If I understand you correctly, you tried to pay the rent after the expiration of the 3-day notice, and the landlord or management company sent back your rent payment by certified mail?
If there are no other facts, you probably do not have a viable defense to this unlawful detainer.
Nevertheless, it sometimes helps if you had a tenant's attorney representing you to see if you can negotiate a settlement whereby you get to stay as a tenant.
Frank W. Chen is licensed to practice law in the State of California. The information presented here is general in nature and is not intended, nor should be construed, as legal advice. This posting does not create any attorney-client relationship with the author. For specific advice about your particular situation, consult your own attorney.
your question is unclear. If you can pay your rent on the fourth day is usually fine. Most landlords don't want to evict, they want to get paid. If you're willing to pay then they usually don't try to evict.
Also they give you an eviction notice before filing an unlawful detainer.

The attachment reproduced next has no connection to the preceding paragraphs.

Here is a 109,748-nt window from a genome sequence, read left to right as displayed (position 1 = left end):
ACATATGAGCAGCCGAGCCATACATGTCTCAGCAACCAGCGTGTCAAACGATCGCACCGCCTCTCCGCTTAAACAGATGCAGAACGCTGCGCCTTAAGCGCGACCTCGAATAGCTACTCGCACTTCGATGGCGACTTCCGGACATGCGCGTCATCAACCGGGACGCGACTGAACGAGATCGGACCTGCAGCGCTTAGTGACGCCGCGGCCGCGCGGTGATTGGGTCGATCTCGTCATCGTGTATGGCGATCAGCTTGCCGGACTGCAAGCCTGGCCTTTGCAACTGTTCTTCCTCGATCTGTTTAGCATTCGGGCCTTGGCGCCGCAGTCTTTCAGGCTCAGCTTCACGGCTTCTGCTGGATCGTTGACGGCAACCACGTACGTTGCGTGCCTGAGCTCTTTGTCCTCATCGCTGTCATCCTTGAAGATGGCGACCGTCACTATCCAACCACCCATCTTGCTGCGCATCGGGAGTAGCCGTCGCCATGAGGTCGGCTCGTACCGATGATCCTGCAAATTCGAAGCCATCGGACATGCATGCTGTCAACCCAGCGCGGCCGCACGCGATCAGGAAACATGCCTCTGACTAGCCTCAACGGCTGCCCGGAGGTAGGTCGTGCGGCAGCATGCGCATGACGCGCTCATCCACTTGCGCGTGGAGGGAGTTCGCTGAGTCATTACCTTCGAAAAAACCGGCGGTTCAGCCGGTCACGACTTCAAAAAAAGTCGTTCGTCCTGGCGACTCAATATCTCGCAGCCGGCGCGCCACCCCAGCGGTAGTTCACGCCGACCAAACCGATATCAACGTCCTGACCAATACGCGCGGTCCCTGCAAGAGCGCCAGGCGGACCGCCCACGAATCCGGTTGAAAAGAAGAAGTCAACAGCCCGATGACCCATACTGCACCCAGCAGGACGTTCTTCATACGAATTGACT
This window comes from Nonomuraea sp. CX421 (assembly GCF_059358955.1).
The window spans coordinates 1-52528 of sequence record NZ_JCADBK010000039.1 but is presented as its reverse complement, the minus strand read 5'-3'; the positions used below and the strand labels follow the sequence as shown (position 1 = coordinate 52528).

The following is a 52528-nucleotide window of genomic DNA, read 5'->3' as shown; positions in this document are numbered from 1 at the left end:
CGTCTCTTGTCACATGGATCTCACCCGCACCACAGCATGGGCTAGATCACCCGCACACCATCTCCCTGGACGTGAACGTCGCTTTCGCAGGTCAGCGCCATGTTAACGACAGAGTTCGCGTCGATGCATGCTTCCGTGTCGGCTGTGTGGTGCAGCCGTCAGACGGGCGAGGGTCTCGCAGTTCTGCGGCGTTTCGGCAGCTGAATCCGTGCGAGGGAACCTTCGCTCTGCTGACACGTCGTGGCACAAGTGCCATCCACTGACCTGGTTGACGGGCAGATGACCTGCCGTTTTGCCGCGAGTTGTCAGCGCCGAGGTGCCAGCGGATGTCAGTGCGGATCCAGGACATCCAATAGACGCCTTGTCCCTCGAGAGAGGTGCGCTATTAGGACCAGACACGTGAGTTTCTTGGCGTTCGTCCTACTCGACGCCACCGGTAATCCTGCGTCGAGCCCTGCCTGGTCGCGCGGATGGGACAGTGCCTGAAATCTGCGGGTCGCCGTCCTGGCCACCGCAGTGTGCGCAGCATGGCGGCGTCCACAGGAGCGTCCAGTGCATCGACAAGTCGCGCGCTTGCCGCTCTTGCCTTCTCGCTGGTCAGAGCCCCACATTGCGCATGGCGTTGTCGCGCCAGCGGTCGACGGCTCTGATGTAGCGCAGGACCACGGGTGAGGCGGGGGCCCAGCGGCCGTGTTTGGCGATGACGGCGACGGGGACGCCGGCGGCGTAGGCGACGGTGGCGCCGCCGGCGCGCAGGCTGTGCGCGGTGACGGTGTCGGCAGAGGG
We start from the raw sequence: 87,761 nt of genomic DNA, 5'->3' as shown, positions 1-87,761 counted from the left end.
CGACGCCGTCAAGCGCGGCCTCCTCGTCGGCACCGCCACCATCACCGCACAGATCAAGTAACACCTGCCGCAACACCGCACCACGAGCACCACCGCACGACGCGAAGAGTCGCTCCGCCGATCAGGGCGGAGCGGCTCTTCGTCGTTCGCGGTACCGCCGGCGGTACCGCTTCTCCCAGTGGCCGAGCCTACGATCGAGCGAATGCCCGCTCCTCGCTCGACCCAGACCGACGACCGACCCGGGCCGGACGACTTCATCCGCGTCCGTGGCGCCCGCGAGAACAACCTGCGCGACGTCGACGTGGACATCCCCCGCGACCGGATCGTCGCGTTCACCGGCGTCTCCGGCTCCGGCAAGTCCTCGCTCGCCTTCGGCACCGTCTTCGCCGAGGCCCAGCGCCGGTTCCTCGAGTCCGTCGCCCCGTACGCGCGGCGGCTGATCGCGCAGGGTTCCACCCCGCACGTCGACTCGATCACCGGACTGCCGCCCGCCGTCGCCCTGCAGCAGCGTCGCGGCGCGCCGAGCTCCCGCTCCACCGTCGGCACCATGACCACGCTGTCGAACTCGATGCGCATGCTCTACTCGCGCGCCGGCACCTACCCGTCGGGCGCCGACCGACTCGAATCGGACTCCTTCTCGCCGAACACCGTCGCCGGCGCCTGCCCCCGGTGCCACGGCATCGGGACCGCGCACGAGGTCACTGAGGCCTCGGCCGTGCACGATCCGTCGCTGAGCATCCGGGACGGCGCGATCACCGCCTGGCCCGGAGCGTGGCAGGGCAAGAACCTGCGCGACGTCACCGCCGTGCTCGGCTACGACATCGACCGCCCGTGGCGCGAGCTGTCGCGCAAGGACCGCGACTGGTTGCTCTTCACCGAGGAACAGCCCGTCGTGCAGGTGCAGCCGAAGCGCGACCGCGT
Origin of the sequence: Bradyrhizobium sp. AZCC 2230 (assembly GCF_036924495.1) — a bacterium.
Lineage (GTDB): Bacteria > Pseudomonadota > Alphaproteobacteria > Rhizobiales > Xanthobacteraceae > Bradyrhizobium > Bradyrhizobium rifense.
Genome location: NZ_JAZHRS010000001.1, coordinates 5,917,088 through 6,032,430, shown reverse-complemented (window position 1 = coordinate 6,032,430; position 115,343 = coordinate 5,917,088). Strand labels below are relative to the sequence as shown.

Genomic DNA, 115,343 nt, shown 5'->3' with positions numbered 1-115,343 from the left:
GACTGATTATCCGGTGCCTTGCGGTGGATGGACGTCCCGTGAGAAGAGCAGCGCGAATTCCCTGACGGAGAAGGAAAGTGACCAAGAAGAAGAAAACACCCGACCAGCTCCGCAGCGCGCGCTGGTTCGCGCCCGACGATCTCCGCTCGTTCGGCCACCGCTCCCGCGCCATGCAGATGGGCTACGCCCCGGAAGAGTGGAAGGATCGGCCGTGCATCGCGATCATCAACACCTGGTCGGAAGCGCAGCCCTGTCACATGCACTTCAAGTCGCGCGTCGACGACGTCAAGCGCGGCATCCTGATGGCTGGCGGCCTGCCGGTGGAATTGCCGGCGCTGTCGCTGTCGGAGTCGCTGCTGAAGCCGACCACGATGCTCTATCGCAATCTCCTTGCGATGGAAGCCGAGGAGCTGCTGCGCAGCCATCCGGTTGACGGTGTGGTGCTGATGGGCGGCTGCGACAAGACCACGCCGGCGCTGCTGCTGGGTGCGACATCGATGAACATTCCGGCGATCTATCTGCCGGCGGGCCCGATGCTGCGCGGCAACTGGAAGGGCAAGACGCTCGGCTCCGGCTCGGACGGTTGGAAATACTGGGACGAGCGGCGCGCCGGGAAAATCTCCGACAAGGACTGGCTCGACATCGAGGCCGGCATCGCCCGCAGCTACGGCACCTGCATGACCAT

This is just my opinion and not a comprehensive answer. You assume the risk because this answer may not apply to your situation depending on the facts.
I would talk to the landlord to negotiate a settlement. If he hasn't already filed an unlawful detainer lawsuit, then he most likely will soon. If he isn't accepting rent, then he wants you to forfeit the rental agreement and move out. If you are served with a summons and complaint, do not ignore it. You must answer. It is best if you address this to avoid having a judgment on your credit report. In addition, it will make finding a new place more difficult. As attorney Frank Wei-Hong Chen pointed out, without other facts, you will not be able to defend the eviction.
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